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Wanser History, Family Crest & Coats of Arms



The name Wanser arrived in England after the Norman Conquest of 1066. The Wanser family lived in Berkshire, at Windsor Castle.

Early Origins of the Wanser family


The surname Wanser was first found in Berkshire, where they were descended from William FitzOtho, who was son of Adalbert the second Duke of Lombardy. This Walter was given Windsor Castle by William, Duke of Normandy. His son, William Fitzwalter assumed the surname of the Castle.

Early History of the Wanser family


This web page shows only a small excerpt of our Wanser research.
Another 244 words (17 lines of text) covering the years 1178, 1360, 1381, 1445, 1467, 1513, 1541, 1543, and 1624 are included under the topic Early Wanser History in all our PDF Extended History products and printed products wherever possible.

Wanser Spelling Variations


A multitude of spelling variations characterize Norman surnames. Many variations occurred because Old and Middle English lacked any definite spelling rules. The introduction of Norman French to England also had a pronounced effect, as did the court languages of Latin and French. Therefore, one person was often referred to by several different spellings in a single lifetime. The various spellings include Windsor, Winsor, Winzer, Winser, Wincer and others.

Early Notables of the Wanser family (pre 1700)


Another 36 words (3 lines of text) are included under the topic Early Wanser Notables in all our PDF Extended History products and printed products wherever possible.

Migration of the Wanser family to Ireland


Some of the Wanser family moved to Ireland, but this topic is not covered in this excerpt.
Another 110 words (8 lines of text) about their life in Ireland is included in all our PDF Extended History products and printed products wherever possible.

Migration of the Wanser family to the New World and Oceana


Many English families left England, to avoid the chaos of their homeland and migrated to the many British colonies abroad. Although the conditions on the ships were extremely cramped, and some travelers arrived diseased, starving, and destitute, once in the colonies, many of the families prospered and made valuable contributions to the cultures of what would become the United States and Canada. Research into the origins of individual families in North America has revealed records of the immigration of a number of people bearing the name Wanser or a variant listed above:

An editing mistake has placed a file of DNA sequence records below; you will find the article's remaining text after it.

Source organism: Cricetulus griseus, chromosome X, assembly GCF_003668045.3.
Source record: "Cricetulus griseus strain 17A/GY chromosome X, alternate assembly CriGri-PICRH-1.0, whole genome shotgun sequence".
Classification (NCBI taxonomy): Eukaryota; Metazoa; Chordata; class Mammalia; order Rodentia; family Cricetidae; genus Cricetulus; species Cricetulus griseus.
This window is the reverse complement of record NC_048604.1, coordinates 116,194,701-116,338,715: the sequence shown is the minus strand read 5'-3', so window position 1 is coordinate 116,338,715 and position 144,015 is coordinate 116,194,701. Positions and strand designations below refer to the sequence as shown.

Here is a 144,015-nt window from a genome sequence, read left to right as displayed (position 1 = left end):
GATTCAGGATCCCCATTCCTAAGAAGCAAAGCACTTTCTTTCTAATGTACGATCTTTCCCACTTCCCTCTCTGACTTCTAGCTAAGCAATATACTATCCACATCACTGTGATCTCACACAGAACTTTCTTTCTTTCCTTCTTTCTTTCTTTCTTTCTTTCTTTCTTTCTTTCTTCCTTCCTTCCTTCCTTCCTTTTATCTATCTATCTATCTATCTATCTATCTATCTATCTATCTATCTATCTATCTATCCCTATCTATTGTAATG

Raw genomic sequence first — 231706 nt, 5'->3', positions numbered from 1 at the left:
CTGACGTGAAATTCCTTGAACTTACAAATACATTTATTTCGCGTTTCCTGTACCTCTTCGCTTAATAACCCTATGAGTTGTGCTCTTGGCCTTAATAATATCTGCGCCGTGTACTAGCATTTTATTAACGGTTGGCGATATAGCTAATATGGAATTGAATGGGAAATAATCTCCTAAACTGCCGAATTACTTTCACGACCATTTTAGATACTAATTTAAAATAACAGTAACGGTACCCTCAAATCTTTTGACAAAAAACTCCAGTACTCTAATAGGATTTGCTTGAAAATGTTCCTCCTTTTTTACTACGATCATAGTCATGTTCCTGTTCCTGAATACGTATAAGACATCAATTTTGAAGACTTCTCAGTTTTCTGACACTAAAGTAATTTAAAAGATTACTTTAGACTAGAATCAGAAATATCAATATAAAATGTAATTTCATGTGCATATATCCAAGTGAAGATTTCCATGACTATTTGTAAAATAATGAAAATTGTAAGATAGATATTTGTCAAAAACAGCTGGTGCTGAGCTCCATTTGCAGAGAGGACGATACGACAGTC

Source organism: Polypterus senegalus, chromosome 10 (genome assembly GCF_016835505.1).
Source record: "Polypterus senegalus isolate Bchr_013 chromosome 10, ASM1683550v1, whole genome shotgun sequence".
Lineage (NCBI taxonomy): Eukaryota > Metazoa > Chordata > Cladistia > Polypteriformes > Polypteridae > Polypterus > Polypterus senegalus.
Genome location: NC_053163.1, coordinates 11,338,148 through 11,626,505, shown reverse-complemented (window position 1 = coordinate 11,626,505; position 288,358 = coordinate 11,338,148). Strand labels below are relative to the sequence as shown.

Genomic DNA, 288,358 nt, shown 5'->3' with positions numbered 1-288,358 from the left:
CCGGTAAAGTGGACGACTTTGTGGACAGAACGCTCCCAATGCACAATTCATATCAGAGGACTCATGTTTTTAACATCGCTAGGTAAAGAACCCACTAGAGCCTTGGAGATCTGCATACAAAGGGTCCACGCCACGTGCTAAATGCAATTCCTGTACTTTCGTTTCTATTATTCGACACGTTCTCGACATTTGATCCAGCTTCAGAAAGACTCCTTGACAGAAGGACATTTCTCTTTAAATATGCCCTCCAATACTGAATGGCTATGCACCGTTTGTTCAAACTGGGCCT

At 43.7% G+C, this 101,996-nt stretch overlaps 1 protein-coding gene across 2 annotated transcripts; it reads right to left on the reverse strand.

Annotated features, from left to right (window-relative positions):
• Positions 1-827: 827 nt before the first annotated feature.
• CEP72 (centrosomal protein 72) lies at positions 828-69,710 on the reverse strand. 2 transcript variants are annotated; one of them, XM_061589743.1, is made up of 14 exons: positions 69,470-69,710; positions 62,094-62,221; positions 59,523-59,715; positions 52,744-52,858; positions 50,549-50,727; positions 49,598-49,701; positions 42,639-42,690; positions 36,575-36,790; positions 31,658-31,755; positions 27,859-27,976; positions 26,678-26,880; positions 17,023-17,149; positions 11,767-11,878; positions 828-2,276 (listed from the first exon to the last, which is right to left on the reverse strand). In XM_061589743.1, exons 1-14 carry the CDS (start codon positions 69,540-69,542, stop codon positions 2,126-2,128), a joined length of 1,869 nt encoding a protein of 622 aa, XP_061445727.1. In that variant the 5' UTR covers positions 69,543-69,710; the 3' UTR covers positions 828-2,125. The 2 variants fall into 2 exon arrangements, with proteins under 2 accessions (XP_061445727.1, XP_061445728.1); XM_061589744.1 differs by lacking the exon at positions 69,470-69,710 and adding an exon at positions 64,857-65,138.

Wanser Settlers in United States in the 18th Century

  • Nicklaus Wanser, who arrived in Pennsylvania in 1748 [1]CITATION[CLOSE]
    Filby, P. William, Meyer, Mary K., Passenger and immigration lists index : a guide to published arrival records of about 500,000 passengers who came to the United States and Canada in the seventeenth, eighteenth, and nineteenth centuries. 1982-1985 Cumulated Supplements in Four Volumes Detroit, Mich. : Gale Research Co., 1985, Print (ISBN 0-8103-1795-8)

Wanser Settlers in United States in the 19th Century

  • D Wanser, who landed in San Francisco, California in 1851 [1]CITATION[CLOSE]
    Filby, P. William, Meyer, Mary K., Passenger and immigration lists index : a guide to published arrival records of about 500,000 passengers who came to the United States and Canada in the seventeenth, eighteenth, and nineteenth centuries. 1982-1985 Cumulated Supplements in Four Volumes Detroit, Mich. : Gale Research Co., 1985, Print (ISBN 0-8103-1795-8)

Contemporary Notables of the name Wanser (post 1700)


  • Peter F. Wanser, American Republican politician, Member of New Jersey State House of Assembly from Hudson County, 1883; Mayor of Jersey City, New Jersey, 1892-97; Postmaster at Jersey City, New Jersey, 1898-1915 [2]CITATION[CLOSE]
    The Political Graveyard: Alphabetical Name Index. (Retrieved 2016, January 18) . Retrieved from http://politicalgraveyard.com/alpha/index.html

The Wanser Motto


The motto was originally a war cry or slogan. Mottoes first began to be shown with arms in the 14th and 15th centuries, but were not in general use until the 17th century. Thus the oldest coats of arms generally do not include a motto. Mottoes seldom form part of the grant of arms: Under most heraldic authorities, a motto is an optional component of the coat of arms, and can be added to or changed at will; many families have chosen not to display a motto.

Motto: Je me fie en Dieu
Motto Translation: I trust in God.


Wanser Family Crest Products



See Also



Citations


  1. ^ Filby, P. William, Meyer, Mary K., Passenger and immigration lists index : a guide to published arrival records of about 500,000 passengers who came to the United States and Canada in the seventeenth, eighteenth, and nineteenth centuries. 1982-1985 Cumulated Supplements in Four Volumes Detroit, Mich. : Gale Research Co., 1985, Print (ISBN 0-8103-1795-8)
  2. ^ The Political Graveyard: Alphabetical Name Index. (Retrieved 2016, January 18) . Retrieved from http://politicalgraveyard.com/alpha/index.html

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